Baltimore – the colorful, diverse city that is Maryland’s largest city and economic hub, is known for its beautiful harbor; quirky, distinct neighborhoods; unique museums and the world-renowned Johns Hopkins Hospital to the east and the University of Maryland Medical Center to the west. With the rich history the city boasts however, it’s amazing that Baltimore hasn’t been deemed one of America’s greatest historical destinations.
Named for Lord Baltimore (Cecilius Calvert) in the Irish House of Lords, Baltimore settled in the early 17th century. The waterfront, surrounded with shops, restaurants and attractions that lure tourists and residents today, made Baltimore a hub for tobacco trade with England in its earliest days. As a major seafaring and trading community, Baltimore played a key role in events that shaped the nation’s history, including the American Revolution. Suffering from taxes and commerce regulations that the British attempted to impose, outraged merchants signed agreements not to trade with Britain.
Leaders moved to the city to join the resistance, causing sizeable losses for British merchants, which fueled growth in Baltimore. The population doubled between 1776 and 1790, and again by 1800. Baltimore was once the second leading port of entry for European immigrants. The Revolutionary War also expanded the number of black residents as the British offered freedom to escaped slaves who remained in the city after the war. Although slavery was legal in Baltimore, the city had more free persons of color than any other southern city. Baltimore found enormous profit in overseas trade.
When the British tried to cripple America’s efforts to become ruler of the seas, America responded by declaring war in 1812. The British attacked the city in the summer of 1814. During the Battle of Baltimore, Maryland lawyer Francis Scott Key was aboard a British ship negotiating for the release of a prisoner. Key recounted the bombardment by writing “The Star-Spangled Banner,” the poem that would ultimately be set to music and become the country’s national anthem.
Historic Fort McHenry National Monument and Historic Shrine, where troops successfully defended Baltimore’s beloved harbor, remains a popular attraction. Growing rapidly, Baltimore’s skyline began to take shape, peppered with churches and monuments. President John Quincy Adams called Baltimore “Monument City” after a visit in 1827. Downtown and many other neighborhoods have been revitalized, with special attention given to the city’s greatest asset – the harbor.
Hotels, office buildings and entertainment facilities like Harborplace, the Maryland Science Center and National Aquarium (Maryland’s largest tourist attraction) replaced dilapidated wharves and warehouses. State-of-the-art stadiums have been constructed nearby for the Baltimore Orioles and Baltimore Ravens. A few miles away, billion dollar biotechnology parks attract the world’s leading scientists. The National Great Blacks In Wax Museum, American Visionary Art Museum, B&O Railroad Museum and Frederick Douglass – Isaac Myers Maritime Park (among others) entertain and educate.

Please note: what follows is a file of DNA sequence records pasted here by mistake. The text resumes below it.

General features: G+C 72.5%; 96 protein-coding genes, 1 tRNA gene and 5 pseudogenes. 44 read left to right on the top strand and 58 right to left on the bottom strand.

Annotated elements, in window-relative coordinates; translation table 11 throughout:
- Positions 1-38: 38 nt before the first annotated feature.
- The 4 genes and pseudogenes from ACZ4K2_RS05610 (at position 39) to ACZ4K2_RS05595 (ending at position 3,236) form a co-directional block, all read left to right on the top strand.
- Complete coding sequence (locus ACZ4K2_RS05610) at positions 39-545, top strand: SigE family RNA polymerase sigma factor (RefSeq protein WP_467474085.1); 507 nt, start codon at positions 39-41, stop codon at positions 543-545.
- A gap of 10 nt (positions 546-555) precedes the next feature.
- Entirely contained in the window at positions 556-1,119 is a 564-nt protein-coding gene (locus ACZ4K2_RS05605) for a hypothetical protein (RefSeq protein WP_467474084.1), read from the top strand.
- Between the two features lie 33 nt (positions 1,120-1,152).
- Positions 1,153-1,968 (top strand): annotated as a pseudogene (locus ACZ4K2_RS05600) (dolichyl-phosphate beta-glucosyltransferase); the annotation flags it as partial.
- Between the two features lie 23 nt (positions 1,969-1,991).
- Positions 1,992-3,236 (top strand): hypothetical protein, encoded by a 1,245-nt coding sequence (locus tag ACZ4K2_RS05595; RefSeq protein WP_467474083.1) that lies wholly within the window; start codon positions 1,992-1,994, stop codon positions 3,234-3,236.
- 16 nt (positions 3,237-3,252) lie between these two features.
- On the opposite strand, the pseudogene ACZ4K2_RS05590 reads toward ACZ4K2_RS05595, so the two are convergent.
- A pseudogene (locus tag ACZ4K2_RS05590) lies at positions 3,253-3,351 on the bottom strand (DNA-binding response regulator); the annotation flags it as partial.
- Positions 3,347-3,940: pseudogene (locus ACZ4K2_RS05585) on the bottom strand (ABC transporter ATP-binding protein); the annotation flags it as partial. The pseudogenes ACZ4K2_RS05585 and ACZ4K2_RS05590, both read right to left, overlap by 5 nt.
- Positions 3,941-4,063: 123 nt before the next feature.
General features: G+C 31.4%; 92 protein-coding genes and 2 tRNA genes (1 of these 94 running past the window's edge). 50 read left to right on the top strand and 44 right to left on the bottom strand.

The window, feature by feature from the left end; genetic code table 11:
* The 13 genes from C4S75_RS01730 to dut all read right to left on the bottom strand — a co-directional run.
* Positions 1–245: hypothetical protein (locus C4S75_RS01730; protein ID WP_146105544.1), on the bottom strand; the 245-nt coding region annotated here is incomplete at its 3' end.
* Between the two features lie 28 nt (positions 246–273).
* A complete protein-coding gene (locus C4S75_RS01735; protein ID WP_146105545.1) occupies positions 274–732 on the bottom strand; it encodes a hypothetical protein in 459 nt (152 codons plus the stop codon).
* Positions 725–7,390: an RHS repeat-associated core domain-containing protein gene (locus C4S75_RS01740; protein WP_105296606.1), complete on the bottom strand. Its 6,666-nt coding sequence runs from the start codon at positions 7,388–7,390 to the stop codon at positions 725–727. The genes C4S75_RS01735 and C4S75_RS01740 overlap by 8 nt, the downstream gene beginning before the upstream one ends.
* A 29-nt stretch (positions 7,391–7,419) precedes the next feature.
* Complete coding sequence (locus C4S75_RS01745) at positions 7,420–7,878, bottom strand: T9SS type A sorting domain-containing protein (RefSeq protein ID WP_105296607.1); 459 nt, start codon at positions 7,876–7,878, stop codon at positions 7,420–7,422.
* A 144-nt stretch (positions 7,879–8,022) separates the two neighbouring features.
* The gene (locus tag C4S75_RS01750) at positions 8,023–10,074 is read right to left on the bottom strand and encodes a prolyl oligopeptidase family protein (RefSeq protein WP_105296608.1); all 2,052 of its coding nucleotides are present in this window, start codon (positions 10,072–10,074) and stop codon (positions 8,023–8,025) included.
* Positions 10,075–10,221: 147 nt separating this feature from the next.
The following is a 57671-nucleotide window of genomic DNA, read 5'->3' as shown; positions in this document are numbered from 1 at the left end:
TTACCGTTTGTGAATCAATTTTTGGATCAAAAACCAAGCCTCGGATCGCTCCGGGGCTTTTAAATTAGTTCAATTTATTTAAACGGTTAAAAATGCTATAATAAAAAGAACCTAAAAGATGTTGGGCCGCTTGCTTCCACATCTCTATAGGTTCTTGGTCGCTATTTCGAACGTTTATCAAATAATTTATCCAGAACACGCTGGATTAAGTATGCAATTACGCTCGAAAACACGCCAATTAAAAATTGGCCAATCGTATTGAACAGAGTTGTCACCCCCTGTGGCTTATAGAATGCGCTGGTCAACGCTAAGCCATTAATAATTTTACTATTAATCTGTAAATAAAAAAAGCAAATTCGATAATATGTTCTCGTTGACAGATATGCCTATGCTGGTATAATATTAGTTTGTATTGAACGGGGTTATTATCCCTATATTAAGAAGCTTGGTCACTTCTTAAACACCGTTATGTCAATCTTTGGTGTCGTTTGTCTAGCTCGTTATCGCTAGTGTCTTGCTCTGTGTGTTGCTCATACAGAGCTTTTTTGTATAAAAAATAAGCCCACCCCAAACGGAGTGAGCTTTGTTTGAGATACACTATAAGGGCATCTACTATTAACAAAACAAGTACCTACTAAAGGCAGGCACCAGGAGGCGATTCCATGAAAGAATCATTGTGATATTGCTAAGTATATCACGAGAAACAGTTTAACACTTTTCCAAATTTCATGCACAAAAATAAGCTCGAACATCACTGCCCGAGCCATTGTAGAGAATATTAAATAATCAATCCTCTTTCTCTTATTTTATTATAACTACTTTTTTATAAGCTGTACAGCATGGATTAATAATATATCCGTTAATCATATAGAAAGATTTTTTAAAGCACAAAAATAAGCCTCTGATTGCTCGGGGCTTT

(Frederick Douglass worked the docks in Fell’s Point, Baltimore as a young man.) Historically a working-class port town, focused on steel processing, shipping, auto manufacturing and transportation, Baltimore now has a modern service economy, led by high-tech, biotech, medicine and tourism. Distinctive restaurants, bars, businesses and shops can be found throughout. The new “Inner Harbor” – so important in the city’s first days – has become the model for cities around the world.
Several Fortune 1,000 companies like Constellation Energy, Legg Mason, T. Rowe Price, and Black and Decker call Baltimore home. With hundreds of identified districts, Baltimore has sometimes been dubbed “a city of neighborhoods,” but is more commonly known as “Charm City.” The talents of writers Edgar Allan Poeand H.L. Mencken, musician James Hubert “Eubie” Blake, and singer Billie Holiday influenced it; each called Baltimore “home.” Baltimoreans take pride in their city, boasting one of the most remarkable transformations in history. Yet, they continue to welcome and amaze visitors with “down to earth, small town” spirit and hospitality.
To learn more about the City of Baltimore or to plan your next vacation, visit www.visitbaltimore.com
- Baltimore’s Fort McHenry defended the Baltimore harbor during the War of 1812 and is the birthplace of the American National anthem, penned by Francis Scott Key.
- Baltimore is home to the USS Constellation. This ship is the last Civil War vessel afloat. It was built in 1854 and is the last all-sail warship built by the US Navy.
- Baltimore is the birthplace of the American Railroad. Visitors to Baltimore can learn more about the history of the railroad at the Baltimore & Ohio Railroad Museum located here in Baltimore. The museum features the most comprehensive collection in the Western Hemisphere.
- Baltimore was home to a number of historic African Americans including Thurgood Marshall, Frederick Douglass, Isaac Myers, Billie Holiday, Cab Calloway etc.
- Baltimore is where Babe Ruth was born. Today his memory is honored in Baltimore by the Babe Ruth Museum. Baltimoreans’ favorite weekend pastime is taking in a game of baseball at the famous Oriole Park at Camden Yards, where Hall-of-Fame legend Cal Ripken broke the record for continuous games played.
- Baltimore is home to the Preakness Stakes, the second jewel in racing’s triple crown held each year at Pimlico Race Track.
- The state bird is the Baltimore Oriole, also the mascot for our MLB team, the Baltimore Orioles. They play in Oriole Park at Camden Yards.
Information Source: http://www.visitbaltimore.com